Pick n Pay has its sights set on creating 15,000 new jobs over the next three years. According to Pick n Pay chairman Gareth Ackerman, the retailer hopes to bring young people into the world of work and expose them to the opportunities that retail provides to build a career.
Speaking at the company’s AGM, Ackerman said that while South Africa was not over the worst yet, the country was heading in a distinctly more optimistic direction. However, he said, more focus needed to be placed on creating employment.
“In just about every public survey, the number one priority for South Africans is employment. It’s not difficult to see why: with job security comes dignity, the ability to chart your own future, provide for your family and play a meaningful role in the economy.”
Ackerman said that in the past three years, the company had invested R5.3 billion in opening and refurbishing stores and building its supply chain. By doing so Pick n Pay had been able to create almost 14,000 net new jobs.
He welcomed the President’s initiative to get companies to focus on creating jobs. “We hope that with the focus on foreign investment into South Africa, it is not just replacement capital but new investment into the economy. Local companies need to be recognised and incentivised to increase their investment and create jobs.”
Growth of small suppliers
Beyond job creation within the retailer itself, Pick n Pay works with about 10,000 suppliers, and last year spent nearly R68 billion with them. “This provides employment to more than 400,000 people,” Ackerman said.
He said another important way Pick n Pay contributed to economic activity was through its franchise stores, nearly a third of which are black-owned and nearly 40% of which are either Exempted Micro Enterprises or Qualifying Small Enterprises. 21,000 people are employed by Pick n Pay franchise owners.
“Our franchisees play a critical role in promoting the growth of small suppliers. The relationships they develop help small suppliers integrate into the formal supply chain and a national market. Many are emerging farmers.”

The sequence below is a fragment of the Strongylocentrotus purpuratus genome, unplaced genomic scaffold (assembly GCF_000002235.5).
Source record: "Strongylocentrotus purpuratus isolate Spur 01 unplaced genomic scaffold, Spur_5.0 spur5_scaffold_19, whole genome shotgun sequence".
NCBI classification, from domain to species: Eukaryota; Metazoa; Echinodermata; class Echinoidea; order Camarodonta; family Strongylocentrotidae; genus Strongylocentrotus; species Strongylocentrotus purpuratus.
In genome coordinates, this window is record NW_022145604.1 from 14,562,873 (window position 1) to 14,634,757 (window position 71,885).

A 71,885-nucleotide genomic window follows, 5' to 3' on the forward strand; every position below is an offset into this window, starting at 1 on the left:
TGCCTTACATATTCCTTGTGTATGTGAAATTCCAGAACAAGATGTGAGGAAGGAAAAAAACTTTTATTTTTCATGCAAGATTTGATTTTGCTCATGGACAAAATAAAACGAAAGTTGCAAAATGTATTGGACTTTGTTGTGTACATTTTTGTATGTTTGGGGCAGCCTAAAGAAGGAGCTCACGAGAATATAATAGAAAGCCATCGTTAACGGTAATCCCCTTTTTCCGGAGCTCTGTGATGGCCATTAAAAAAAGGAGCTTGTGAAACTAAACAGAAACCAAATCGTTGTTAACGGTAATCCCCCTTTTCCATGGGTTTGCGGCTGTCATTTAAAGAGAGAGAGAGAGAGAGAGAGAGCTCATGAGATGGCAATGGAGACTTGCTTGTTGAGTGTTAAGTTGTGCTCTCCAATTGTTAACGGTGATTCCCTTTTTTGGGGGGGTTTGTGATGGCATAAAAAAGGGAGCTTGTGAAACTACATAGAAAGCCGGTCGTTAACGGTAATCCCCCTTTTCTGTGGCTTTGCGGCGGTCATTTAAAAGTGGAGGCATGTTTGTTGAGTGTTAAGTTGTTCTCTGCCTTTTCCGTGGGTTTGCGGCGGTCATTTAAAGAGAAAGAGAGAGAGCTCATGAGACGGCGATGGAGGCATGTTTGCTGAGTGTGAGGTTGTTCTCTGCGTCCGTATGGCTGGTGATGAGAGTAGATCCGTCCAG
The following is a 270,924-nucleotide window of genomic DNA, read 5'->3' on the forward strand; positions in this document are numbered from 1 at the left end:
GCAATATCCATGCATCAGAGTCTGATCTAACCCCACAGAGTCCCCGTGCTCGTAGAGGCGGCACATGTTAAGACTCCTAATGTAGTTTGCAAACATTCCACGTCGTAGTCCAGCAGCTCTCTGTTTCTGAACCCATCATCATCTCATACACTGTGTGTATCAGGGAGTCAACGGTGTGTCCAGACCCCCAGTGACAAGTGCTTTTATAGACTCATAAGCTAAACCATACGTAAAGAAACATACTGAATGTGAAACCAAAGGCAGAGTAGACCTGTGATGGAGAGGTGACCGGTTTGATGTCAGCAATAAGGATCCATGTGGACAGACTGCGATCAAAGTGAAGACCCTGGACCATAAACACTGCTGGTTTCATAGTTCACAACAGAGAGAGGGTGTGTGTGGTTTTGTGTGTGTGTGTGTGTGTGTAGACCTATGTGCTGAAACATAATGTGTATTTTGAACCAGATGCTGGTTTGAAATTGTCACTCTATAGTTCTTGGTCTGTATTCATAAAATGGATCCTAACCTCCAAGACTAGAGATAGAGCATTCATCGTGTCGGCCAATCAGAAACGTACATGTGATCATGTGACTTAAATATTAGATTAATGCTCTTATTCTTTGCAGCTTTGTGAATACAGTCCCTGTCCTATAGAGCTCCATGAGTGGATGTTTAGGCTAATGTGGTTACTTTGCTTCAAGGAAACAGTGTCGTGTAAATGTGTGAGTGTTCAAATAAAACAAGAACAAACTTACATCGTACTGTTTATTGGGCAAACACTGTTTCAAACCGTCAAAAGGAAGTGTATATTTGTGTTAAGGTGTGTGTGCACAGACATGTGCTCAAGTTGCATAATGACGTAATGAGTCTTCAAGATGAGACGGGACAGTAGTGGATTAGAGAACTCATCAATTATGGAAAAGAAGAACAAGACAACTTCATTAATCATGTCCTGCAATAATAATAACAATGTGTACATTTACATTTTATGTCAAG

Ackerman said the company was working with the Consumer Goods Council of SA and the dti to talk about better recognition for these small businesses and franchisees on the BEE scorecard. Because they are individually owned, they do not currently contribute to the company’s BEE score.
War on plastic waste
Ackerman also confirmed that the company would introduce 100% recyclable bags, made from 100% recycled material, in all stores this coming month.
In June, it announced five areas that it would target in the short term through its Packaging and Plastic Reduction Project. A month later the company undertook a one-day pilot project to raise awareness of possible alternatives to plastic bags.
“Sustainable solutions to waste management require all parties involved – retailers, government, plastic manufacturers, consumers and recyclers – to work together collaboratively.
“We reach into almost every South African home. That gives us a special responsibility to lead positive change where we can.
“We are encouraging Government to spend the money collected from the plastic bag tax where it was intended. Too often, additional taxes are levied on products – from plastic bags to sugar to petrol – which simply wind up in the general fiscus. The impact of these taxes is often not well thought through. This can lead to ripple effects and unintended negative consequences throughout the economy.”
Ackerman said the company had made good progress in meeting its global commitments to the international Consumer Goods Forum Agenda. All its new and refurbished stores are being fitted with more natural refrigeration systems. It had also introduced a new online system to collect data from suppliers on their palm oil and soya sourcing and use.